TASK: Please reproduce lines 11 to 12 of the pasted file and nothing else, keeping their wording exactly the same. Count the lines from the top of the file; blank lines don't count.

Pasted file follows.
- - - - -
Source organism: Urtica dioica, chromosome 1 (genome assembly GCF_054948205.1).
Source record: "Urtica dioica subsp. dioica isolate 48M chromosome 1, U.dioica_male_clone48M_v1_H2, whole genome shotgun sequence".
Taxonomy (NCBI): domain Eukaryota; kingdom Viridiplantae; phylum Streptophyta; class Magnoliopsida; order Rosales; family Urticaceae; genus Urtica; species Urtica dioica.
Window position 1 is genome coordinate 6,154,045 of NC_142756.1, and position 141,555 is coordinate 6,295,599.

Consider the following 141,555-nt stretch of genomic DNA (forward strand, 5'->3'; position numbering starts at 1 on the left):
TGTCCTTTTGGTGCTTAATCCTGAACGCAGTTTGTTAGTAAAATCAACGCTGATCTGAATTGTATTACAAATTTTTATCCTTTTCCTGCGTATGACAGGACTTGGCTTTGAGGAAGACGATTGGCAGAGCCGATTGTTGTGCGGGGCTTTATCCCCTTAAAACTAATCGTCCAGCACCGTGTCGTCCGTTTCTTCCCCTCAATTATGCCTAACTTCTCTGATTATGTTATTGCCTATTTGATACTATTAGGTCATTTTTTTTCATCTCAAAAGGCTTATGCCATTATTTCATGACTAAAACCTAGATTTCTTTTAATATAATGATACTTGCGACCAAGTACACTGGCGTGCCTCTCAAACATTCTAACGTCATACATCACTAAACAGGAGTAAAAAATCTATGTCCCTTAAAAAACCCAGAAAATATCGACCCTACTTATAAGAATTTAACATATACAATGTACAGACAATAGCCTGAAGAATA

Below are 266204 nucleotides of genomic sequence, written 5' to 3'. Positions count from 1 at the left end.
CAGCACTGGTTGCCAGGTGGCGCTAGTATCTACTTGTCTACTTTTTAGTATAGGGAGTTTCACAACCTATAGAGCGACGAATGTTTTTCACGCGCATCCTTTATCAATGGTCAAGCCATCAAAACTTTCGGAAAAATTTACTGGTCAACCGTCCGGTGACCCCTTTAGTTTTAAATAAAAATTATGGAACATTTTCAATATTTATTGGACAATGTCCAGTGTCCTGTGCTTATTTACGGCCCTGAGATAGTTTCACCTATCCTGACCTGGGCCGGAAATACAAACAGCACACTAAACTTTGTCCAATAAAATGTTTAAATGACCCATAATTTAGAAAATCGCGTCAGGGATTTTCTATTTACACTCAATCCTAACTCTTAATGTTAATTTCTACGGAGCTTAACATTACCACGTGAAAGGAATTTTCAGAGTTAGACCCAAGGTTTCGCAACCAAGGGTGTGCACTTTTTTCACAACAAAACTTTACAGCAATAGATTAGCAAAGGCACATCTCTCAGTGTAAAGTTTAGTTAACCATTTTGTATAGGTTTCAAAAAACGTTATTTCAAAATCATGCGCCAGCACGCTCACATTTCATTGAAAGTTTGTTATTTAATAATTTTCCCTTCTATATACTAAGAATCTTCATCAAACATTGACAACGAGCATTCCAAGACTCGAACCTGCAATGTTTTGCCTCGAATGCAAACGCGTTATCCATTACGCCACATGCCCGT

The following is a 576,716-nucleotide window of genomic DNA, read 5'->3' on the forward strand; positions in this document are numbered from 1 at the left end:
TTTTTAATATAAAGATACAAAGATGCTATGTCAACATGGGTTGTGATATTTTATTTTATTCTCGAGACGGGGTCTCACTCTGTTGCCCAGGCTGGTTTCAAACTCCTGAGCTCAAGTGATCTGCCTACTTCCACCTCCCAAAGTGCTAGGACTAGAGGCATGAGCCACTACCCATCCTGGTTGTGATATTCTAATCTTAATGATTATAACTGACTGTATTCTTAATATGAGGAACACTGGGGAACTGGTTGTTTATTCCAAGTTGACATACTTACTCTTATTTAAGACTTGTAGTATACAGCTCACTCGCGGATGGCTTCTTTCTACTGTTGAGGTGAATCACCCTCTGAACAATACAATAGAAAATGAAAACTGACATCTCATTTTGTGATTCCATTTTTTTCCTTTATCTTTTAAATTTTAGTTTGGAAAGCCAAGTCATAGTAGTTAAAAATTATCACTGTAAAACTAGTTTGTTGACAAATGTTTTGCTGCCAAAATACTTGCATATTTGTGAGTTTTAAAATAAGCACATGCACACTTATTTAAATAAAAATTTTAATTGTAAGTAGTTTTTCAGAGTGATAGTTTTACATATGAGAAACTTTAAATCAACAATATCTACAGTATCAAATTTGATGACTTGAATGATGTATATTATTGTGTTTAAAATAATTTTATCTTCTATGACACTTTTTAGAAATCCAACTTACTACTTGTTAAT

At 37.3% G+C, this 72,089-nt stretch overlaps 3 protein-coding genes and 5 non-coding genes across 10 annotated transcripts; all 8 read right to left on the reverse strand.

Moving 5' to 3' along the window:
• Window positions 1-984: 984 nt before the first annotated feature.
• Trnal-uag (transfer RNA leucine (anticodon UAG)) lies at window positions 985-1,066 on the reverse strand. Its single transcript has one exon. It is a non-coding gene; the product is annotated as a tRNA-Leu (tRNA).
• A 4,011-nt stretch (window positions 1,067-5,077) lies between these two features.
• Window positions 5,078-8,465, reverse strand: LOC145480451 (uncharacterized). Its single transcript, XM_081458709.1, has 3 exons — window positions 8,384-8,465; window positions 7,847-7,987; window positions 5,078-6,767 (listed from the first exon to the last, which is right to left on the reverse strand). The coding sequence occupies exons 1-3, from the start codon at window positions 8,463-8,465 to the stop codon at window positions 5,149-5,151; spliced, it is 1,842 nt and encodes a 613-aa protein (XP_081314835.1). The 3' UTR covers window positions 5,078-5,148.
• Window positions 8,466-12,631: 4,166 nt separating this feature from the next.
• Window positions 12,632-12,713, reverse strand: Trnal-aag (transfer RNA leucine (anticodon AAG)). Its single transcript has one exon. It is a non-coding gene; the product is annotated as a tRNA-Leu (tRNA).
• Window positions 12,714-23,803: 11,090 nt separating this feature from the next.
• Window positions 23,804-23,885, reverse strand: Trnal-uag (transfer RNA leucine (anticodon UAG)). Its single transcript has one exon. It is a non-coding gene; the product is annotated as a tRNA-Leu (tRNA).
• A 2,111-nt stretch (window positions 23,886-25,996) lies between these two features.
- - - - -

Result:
At 37.3% G+C, this 72,089-nt stretch overlaps 3 protein-coding genes and 5 non-coding genes across 10 annotated transcripts; all 8 read right to left on the reverse strand.

Moving 5' to 3' along the window: